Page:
May 19, 2017 2:51 pm
Updated: May 24, 2017 11:35 am

Why Canadians are choosing restaurants over the kitchen

Canadians are increasingly foregoing home cooked grub for quicker, ready-to-eat meals or dinning at a restaurant, a new study suggests.

AP Photo/Elaine Thompson, File
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Canadians are increasingly foregoing home cooked grub for quicker, ready-to-eat meals or dining at a restaurant, a new study suggests.

A Dalhousie University survey found nearly 42 per cent of Canadians are either buying ready-to-eat meals or eating at a restaurant once or twice a week, while another 3 per cent admitted to doing so on a daily basis.

While 18 per cent of the 1,019 Canadians who took part in the survey said they never eat out or buy ready-to-eat meals, 33 per cent admitted to only doing so on weekends.

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The survey noted that those without children and a lower education are more likely to eat out than those with children and or a post-secondary education.

READ MORE: Dalhousie study finds close to 40% of Canadians eat lunch at their desks

“Consumers who earn less and are less educated are likely to eat out more often, which could make this demographic group more prone to unhealthy food choices,” Simon Somogyi, associate professor in the Faculty of Agriculture at Dalhousie, noted in the study.

So why are people eating out? They say they don’t have time to cook.

Though 42 per cent of Canadians say they don’t have time to cook during the week, they make an effort on weekends to cook a good meal. The survey noted the majority of Canadians are spending about 30 minutes or less preparing meals at home with only 29 per cent admitting to spending more than a half hour preparing a meal. Meal preparation time is a bit concerning for at least one dietitian.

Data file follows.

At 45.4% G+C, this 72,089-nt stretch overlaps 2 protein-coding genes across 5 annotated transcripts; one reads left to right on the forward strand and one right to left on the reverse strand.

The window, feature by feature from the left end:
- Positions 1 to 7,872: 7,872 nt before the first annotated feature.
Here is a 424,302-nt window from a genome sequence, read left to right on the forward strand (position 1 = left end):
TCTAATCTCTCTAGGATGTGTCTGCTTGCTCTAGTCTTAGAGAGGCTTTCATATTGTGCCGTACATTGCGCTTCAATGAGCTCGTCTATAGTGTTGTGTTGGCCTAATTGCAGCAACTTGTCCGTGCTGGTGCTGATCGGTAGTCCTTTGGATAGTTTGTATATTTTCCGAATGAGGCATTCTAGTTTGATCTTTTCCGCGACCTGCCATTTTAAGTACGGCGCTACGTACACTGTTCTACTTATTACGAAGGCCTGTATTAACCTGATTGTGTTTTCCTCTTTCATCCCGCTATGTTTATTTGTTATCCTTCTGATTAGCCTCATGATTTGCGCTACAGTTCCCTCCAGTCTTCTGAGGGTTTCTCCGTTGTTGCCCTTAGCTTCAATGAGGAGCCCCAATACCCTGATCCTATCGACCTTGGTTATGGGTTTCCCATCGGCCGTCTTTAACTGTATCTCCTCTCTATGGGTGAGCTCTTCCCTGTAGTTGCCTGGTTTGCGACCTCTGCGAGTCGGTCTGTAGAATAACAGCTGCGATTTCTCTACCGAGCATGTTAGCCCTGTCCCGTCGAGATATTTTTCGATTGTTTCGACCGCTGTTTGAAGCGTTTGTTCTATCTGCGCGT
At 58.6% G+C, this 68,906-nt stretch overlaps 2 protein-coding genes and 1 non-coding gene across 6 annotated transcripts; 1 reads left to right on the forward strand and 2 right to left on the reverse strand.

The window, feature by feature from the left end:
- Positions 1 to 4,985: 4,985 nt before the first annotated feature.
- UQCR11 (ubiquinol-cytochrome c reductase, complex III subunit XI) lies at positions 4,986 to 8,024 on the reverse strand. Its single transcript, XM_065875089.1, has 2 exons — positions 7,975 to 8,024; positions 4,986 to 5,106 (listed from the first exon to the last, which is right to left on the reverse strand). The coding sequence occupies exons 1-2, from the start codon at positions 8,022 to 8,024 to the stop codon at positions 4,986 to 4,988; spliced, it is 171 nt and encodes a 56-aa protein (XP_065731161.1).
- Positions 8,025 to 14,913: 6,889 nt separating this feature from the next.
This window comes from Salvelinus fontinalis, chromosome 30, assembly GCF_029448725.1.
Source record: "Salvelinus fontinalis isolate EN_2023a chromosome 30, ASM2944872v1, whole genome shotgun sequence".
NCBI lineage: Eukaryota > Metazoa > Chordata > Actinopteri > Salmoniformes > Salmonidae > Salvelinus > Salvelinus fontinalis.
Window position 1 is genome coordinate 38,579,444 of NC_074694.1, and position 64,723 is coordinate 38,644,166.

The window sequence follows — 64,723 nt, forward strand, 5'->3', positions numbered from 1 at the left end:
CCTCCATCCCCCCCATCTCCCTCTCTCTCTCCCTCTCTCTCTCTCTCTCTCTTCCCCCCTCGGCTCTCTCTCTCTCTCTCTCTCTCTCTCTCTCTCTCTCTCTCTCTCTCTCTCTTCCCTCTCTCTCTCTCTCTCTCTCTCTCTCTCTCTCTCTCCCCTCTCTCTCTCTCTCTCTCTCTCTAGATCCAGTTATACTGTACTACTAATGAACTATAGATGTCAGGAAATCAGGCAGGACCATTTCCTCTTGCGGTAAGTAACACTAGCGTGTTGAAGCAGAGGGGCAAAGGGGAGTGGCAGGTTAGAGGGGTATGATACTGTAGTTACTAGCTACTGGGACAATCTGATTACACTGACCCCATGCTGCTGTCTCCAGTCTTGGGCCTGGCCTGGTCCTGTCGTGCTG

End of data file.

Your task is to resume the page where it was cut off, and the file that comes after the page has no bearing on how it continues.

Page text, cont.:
“That suggests these dinners are part of prepared or half-ready meals. Care for food, mindfulness of food appears to be lacking,” Suzanne Carere, a registered dietitian and director of Nutrition & Wellness, told Global News. “The overarching theme I think here is lack of mindfulness for food or the importance of nutrition overall, that we are just eating to live, to sustain ourselves but we’re not actually putting a lot of care into it.”

However, the dietitian noted some “encouraging” results stemming from the survey. The study showed that 82 per cent of Canadians said they eat breakfast at home compared to the 11 per cent who eat at work and the 7 per cent who eat on the go.

READ MORE: Stress eating at work? 4 ways to eat healthy on the job

“I’m very encouraged by the fact that large majority of Canadians are at least eating breakfast at home and making their lunches from home,” Carere said.

According to the survey, 72 per cent of Canadians said they bring their lunch to work compared to the 24 per cent who buy lunch on the go.

Carere noted the survey showed that the majority of Canadians eat breakfast alone (67 per cent) and lunch alone (58 per cent), suggesting that some are opting to eat at restaurants to be with others.

“I think people are craving that experience eating with others. Apparently they don’t get it at breakfast and lunch,” Carere said. “But at dinner, it changes. People want to be with others when they eat. Unfortunately for single people or people with really busy lives, that means going to restaurants or ordering in.”

The survey noted that men and singles are more likely to eat dinner at a restaurant every day than women, married, separated or divorced.

© 2017 Global News, a division of Corus Entertainment Inc.

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